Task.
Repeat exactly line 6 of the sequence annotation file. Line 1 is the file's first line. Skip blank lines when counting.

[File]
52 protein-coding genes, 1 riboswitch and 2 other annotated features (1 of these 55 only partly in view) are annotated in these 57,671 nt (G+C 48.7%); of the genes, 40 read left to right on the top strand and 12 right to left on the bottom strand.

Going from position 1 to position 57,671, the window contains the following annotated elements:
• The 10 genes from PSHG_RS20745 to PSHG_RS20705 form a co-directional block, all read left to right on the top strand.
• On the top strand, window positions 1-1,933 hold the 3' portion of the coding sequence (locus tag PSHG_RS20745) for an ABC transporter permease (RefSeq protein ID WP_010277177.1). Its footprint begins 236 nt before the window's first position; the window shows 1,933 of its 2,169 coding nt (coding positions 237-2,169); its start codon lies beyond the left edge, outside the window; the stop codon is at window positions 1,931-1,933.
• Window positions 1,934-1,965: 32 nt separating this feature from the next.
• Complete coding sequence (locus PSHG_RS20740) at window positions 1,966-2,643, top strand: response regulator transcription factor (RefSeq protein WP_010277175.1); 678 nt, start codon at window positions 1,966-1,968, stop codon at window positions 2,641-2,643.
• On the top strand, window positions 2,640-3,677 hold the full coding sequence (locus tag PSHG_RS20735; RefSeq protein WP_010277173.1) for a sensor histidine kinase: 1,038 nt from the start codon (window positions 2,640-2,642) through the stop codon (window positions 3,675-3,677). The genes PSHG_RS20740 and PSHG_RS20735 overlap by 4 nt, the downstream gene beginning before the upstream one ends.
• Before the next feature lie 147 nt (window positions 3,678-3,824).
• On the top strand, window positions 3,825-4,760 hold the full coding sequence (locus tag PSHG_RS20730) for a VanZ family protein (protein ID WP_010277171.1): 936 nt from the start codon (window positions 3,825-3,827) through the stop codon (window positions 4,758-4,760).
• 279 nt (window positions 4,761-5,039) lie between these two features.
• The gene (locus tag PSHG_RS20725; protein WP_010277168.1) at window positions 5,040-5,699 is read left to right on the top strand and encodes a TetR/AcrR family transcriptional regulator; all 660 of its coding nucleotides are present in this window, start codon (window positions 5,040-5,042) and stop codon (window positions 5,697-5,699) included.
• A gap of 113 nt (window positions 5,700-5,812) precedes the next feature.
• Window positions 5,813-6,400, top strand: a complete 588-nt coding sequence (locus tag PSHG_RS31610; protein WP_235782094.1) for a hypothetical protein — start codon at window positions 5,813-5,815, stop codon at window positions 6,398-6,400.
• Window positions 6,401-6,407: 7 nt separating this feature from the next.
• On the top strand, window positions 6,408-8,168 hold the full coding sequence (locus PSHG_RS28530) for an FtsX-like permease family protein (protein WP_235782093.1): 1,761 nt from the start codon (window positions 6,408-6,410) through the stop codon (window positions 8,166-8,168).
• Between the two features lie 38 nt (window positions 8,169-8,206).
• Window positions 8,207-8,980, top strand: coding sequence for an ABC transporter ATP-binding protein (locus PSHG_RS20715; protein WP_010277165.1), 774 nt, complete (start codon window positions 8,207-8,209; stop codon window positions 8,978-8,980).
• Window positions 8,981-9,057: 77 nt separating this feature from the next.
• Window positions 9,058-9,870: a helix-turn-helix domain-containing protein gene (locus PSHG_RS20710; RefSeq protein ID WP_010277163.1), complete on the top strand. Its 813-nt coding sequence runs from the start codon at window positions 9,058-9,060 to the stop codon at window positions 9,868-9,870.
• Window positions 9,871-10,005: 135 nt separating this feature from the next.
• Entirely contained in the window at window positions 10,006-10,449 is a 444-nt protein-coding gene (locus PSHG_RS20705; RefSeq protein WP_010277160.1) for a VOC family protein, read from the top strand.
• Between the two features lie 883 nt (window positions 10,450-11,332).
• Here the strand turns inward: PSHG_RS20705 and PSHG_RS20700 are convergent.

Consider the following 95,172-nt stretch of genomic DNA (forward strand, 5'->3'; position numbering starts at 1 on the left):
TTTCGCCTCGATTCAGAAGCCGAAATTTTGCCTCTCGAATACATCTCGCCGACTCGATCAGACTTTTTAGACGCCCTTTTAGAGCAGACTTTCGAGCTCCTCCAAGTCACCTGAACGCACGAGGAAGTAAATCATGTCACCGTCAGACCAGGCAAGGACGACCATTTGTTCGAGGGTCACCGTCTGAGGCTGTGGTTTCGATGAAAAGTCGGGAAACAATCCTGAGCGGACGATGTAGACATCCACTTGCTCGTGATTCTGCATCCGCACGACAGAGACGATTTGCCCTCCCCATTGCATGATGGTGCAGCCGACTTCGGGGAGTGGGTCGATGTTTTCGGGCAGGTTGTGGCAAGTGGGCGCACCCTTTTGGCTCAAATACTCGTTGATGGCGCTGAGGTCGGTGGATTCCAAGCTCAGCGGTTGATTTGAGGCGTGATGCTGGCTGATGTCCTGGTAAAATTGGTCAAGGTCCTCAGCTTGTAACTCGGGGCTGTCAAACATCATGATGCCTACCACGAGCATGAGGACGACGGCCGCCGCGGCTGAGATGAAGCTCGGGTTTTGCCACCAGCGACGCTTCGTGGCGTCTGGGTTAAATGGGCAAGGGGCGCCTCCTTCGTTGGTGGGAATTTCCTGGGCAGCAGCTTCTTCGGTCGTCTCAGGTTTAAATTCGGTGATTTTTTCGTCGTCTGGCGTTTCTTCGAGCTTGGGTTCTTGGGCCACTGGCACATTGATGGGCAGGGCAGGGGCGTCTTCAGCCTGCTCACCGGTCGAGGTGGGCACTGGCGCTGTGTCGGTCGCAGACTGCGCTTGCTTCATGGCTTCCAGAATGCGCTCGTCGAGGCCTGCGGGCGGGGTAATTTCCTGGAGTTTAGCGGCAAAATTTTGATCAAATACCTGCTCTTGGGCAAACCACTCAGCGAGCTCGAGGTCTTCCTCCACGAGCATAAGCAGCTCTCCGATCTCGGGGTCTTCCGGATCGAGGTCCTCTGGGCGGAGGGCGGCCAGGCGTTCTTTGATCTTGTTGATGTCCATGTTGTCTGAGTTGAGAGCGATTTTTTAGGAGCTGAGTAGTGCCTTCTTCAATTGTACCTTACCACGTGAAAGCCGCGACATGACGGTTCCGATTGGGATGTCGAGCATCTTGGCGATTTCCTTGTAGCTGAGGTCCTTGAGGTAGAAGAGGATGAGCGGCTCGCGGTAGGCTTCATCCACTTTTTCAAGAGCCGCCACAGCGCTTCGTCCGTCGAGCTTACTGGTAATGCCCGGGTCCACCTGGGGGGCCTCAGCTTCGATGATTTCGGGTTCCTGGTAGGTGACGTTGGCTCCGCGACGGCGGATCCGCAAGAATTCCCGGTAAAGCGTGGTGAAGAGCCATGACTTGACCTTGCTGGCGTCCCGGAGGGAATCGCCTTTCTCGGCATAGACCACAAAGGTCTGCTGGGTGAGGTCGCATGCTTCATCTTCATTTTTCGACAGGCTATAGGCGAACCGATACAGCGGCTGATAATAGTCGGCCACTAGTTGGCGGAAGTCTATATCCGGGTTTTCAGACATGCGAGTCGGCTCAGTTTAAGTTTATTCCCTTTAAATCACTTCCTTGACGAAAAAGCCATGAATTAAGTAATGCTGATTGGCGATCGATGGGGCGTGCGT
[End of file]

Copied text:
• Complete coding sequence (locus PSHG_RS20740) at window positions 1,966-2,643, top strand: response regulator transcription factor (RefSeq protein WP_010277175.1); 678 nt, start codon at window positions 1,966-1,968, stop codon at window positions 2,641-2,643.